A Latin metaphorical expression homo bulla, man is a bubble, was coined by an ancient Roman writer Marcus Terentius Varro who in his “Rerum Rusticarum Libri Tres” compared human life to a thin iridescent soap bubble that shimmers with rainbow colors for only a brief moment of time and is quick to explode with the slightest puff of wind. By the 16 of Rotterdam further popularized homo bulla which has firmly entered an arsenal of vanitas – pictorial motives in still lifes and genre scenes allegorically alluding to the transience and futility of human existence.
Canvases of the European art tradition often feature depictions of children or putti blowing soap bubbles. This motive intermingles with other emblems of the ephemeral nature of earthly pleasures and the inevitability of death: faded flowers and rotten fruit – symbols of decay; skulls which unambiguously point out to death; sea shells – remnants of a once living creature; cards or chess games, which symbolize the unpredictability and even absurdity of life; extinguished candles, broken mirrors, cracked pottery or simply empty drinking vessels whose thin glass walls hint at the fragility of a human body.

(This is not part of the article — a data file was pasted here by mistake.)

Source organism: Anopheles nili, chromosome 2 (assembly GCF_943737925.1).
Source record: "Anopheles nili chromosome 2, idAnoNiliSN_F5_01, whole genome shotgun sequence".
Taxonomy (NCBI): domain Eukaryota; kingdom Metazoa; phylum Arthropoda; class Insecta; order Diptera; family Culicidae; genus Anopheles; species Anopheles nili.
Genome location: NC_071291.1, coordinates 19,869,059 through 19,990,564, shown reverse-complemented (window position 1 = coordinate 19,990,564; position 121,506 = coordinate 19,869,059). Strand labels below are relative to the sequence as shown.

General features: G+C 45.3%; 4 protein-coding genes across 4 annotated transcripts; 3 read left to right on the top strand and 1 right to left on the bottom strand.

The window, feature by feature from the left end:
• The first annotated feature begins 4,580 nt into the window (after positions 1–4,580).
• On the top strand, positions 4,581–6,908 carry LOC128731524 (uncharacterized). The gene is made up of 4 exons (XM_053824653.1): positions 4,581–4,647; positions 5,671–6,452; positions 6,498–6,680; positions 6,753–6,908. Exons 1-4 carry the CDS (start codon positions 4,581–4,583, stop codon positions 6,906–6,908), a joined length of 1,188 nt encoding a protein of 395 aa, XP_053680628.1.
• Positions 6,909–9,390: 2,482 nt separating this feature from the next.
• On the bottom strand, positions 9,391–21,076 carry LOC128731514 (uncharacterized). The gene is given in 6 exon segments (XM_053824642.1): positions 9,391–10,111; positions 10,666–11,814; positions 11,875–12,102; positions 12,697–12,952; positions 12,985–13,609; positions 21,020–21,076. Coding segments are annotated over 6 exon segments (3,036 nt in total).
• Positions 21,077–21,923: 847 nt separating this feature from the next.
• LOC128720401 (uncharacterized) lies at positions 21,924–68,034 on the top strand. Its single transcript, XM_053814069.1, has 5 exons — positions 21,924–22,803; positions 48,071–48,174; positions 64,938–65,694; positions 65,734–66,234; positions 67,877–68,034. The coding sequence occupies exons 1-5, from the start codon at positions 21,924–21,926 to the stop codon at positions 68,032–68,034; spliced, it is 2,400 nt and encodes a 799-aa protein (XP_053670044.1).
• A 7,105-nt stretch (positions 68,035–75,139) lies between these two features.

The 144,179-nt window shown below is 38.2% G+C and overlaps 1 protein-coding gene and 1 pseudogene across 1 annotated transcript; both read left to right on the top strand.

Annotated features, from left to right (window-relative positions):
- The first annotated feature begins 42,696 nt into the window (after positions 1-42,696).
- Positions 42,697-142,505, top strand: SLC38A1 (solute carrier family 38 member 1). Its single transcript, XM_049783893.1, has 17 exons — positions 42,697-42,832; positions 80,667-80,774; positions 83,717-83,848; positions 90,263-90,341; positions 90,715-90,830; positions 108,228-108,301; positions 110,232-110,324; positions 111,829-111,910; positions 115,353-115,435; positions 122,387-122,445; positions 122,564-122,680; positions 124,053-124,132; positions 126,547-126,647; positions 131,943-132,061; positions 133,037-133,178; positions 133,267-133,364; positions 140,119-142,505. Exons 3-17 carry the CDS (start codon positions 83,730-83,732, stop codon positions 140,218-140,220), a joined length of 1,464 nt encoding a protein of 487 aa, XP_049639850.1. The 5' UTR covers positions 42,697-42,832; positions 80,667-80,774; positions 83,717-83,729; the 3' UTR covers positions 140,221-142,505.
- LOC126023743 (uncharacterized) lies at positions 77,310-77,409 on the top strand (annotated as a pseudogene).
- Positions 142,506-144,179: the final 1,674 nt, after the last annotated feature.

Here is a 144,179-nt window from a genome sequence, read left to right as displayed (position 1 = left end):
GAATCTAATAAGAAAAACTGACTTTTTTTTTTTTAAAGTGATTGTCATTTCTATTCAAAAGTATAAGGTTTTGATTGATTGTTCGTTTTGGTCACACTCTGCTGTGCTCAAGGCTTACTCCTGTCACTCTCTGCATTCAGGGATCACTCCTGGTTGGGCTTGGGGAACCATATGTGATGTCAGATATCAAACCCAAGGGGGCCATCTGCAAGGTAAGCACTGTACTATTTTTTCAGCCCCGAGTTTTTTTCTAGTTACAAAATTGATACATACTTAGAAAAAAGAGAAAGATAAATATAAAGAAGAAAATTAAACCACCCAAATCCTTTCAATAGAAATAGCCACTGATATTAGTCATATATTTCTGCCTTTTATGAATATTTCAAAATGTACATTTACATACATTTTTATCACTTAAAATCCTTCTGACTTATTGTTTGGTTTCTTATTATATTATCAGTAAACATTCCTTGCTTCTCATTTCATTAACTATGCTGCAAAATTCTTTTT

Maria Kulikovskaya's soap sculptures extend the century-long tradition of vanitas by altering the scale and degree of metaphorical proximity. The artist creates a sculptural form made of a soap substance using her own body. Thus Kulikovskaya converges a philosophical conversation on the transience of human life with the highly personal dimension of an autobiographical project.
Three soap sculptures of Kulikovskaya turn out to be more than just an allegorical expression of the ephemeral nature of earthly existence. The sculptures are purposefully scattered under the open sky around the territory of IZOLYATSIA, thus subjected the process of aging and decay. Under rain, sun, wind or snow, the sculptures will literary weather as soap gradually deforms and melts into the soil as the human body does after death. The artist offers a contemporary interpretation of the homo bulla motive by creating a performative representation of the dynamics of the aging process in contrast to the static representation in which the aesthetic sign serves as a conceptual signifier.
The soap sculptures’ coming to form in one of IZOLYATSIA's warehouses marks the genesis of the project. From now on the sculptures will exist in our midst while we observe their (and hence our) fleeting lives, documenting the process of their gradual disintegration and inevitable disappearance into the oblivion. In the end we will only have photographs – our IZOLYATSIA's family album of those whose presence we were once honored to contemplate.